Chapter 13: Things to Consider

Things middle school, high school, college, and professional athletes should consider.

Things to Consider for the Next Level

“Doors close quickly.”

Male professional basketball player


In this section, I discuss things that middle school, high school, college, and professional athletes need to consider at their respective levels. In the middle and high school section I assume that you have ambitions of playing at the collegiate level. Therefore, I discuss issues that will prepare you for each level.

6 Things to Consider For Middle School Student-Athletes

Selecting A High School – When it comes to selecting a high school you need to consider a few important points. Making the wrong choice can be the difference between having a fun or terrible high school athletic experience. Ask the following questions:

1) How long has the coach been at the school? Is he or she experienced?

  • What is the school’s academic reputation?
  • Does the school produce college-level athletes?
  • How will I develop as a player?
  • Will I get better and more skilled?
  • Is the school an accredited school? In other words will the NCAA accept the classes I’ve taken at the school?


2) Grades – Make sure you have the grades to compete at the high school level. Starting in high school you must meet the grade point average requirements which is usually 2.0. Starting in 2016, grade point averages for NCAA student athletes will be 2.3. High schools may soon follow.


3) School Work/preparation – When selecting a school make sure you select one where you fit in academically. Some schools have higher academic requirements than others so sure you are prepared to do the work.


4) Evaluating the Coaching Staff – Playing a high school sport is a crucial part of your athletic development. When you are considering a high school it is important to pick a school with experienced coaches that will help you become a better player. Consider things like:

  • Has the coach produced college-level players at my position?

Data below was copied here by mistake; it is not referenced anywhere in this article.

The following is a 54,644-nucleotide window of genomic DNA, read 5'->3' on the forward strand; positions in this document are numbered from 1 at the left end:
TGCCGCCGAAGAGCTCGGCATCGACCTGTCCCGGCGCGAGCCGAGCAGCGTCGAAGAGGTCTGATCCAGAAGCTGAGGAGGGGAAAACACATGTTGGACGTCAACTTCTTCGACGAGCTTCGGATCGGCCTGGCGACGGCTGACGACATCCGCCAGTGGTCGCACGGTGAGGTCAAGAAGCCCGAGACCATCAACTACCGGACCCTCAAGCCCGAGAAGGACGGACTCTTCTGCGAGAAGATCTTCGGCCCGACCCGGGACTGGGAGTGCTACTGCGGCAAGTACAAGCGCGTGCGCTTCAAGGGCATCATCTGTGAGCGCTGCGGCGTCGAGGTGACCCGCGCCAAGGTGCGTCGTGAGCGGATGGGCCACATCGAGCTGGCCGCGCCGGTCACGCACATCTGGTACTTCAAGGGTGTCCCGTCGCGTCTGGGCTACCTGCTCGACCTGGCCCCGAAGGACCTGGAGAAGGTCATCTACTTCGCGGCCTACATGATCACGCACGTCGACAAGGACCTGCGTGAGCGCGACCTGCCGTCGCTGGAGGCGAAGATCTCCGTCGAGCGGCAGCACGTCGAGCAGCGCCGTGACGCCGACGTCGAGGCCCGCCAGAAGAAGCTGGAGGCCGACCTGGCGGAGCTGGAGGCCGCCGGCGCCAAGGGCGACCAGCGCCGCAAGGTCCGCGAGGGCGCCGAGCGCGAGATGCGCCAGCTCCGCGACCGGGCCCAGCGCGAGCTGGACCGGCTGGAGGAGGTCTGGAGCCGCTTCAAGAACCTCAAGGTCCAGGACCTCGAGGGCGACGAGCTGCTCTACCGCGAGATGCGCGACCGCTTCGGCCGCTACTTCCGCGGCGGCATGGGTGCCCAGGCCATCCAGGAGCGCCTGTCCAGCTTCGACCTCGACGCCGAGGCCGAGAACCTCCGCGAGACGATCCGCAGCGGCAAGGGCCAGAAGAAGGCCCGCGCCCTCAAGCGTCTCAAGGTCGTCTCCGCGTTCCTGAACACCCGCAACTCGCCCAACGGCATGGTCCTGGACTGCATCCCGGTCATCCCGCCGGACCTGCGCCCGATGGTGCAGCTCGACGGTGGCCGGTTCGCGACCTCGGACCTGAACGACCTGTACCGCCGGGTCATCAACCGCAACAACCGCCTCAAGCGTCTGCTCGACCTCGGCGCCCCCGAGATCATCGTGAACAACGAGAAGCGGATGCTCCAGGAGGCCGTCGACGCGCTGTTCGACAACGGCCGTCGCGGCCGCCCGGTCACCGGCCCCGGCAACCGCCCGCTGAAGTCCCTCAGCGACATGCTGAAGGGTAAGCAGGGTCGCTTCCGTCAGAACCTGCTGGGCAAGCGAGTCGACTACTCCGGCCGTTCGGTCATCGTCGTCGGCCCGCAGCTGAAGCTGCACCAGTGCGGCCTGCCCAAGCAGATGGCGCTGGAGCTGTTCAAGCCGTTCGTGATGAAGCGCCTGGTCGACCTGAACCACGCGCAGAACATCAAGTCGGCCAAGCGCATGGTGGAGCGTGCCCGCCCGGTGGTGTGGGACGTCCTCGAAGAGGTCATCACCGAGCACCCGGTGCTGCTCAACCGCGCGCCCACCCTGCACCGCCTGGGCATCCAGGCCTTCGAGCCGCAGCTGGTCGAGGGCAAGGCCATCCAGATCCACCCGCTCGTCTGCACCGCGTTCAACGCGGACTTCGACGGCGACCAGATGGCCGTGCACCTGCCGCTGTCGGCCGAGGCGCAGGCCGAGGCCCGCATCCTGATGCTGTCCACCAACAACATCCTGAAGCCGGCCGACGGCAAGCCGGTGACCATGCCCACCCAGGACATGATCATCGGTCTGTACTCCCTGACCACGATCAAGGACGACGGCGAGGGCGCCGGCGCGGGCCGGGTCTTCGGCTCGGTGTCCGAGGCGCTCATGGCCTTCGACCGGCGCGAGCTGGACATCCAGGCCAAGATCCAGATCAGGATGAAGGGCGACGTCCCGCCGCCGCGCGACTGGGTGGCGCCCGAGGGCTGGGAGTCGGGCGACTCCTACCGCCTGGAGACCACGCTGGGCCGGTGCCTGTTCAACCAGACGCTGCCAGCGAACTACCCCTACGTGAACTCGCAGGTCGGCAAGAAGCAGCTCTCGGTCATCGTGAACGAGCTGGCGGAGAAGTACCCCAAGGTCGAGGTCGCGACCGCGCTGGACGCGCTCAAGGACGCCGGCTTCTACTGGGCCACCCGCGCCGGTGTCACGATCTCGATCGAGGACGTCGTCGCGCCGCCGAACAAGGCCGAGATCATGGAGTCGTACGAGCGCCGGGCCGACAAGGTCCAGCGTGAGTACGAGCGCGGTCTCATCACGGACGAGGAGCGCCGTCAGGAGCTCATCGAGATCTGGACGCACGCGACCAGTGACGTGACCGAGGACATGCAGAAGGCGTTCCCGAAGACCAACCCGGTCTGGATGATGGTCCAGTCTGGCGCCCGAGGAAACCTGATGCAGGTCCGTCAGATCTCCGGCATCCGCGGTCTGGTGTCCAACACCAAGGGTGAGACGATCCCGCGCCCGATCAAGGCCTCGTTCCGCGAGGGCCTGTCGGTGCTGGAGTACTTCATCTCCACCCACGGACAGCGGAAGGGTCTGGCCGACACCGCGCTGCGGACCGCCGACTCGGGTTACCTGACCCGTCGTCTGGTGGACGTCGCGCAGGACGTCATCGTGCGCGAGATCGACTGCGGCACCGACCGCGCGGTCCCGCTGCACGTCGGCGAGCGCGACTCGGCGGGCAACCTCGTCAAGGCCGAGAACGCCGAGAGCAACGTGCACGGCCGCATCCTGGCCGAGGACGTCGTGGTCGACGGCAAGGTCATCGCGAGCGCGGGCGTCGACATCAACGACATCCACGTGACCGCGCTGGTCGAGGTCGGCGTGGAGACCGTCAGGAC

• Does the coach have a history of sending players to college?
  • Does the coach teach the fundamentals of the game or are they just fortunate to have good athletes?
  • Does the coach or school provide academic support (e.g. study hall) during the season?


5) Playing Time – In high school it will be important to gain as much game time competition as possible. If given the chance to play junior varsity when you can play the whole game or play varsity and play a few minutes, you need to play for the junior varsity team. Game time experience will help you in the future.


6) Competition – In high school it will be important to play against the best competition so that you can reach your highest athletic potential. If you are good enough to compete, select a high school that plays in a top league.



7 Things to Consider For High School Student- Athletes


“Perseverance and having a sense of identity other than sports. Meaning, I learned to not identify myself as an athlete because it is temporary.”

Male college football player


1) Honest Self-Assessment – When going into your senior year in high school, if you are not being recruited then you need to start making plans to go to college as a student. If you still believe you are good enough to compete at the college level, then you need to consider smaller schools, possibly division two, three, or a junior college. Going to a school and walking onto a team is also a possibility. Every year there are several players who walk-on to a team and are then given scholarships the next year.


2) Recruiting – During the recruiting process it is important to communicate with potential coaches. Ask the coaches where you are on their depth chart. In other words, are they recruiting players they feel are better than you? Are you the their number one recruit? Number two? Fall back? Are they recruiting other players at your position? It is always good to know where you fit in their recruiting plans so that you don’t have any misconceptions about how much you will play at the college level. Also, ask recruiters what weaknesses they see in your game. What do you need to work on?


3) Selecting a college - Selecting the right college can be the difference between having a thriving or nightmare college athletic experience. It will be important to pick a college that is right for you athletically, socially, and academically.

  • Athletically – Do you have a chance to play? Will  you get better? Will you have a chance to play professionally? Do the coaches have professional (e.g. NBA, NFL) and foreign league contacts?
  •  Socially – Will you enjoy the campus and the city the college is located?
  •  Academically – Can you do the work? Does the     school have academic support staff to help you with    your classes?
  • Register with the NCAA Eligibility Center (formerly the NCAA Clearinghouse) – All prospective college athletes must register with the NCAA’s eligibility center. The purpose of the eligibility center is to ensure that all incoming athletes meet the NCAA’s amateurism standards and are prepared academically.


4) Take the right classes – Ensure that you are taking classes that the NCAA will accept. Going by the guidelines of the NCAA eligibility center will help you in this process. If you are taking an online class check with your high school counselor to see if the NCAA will accept it.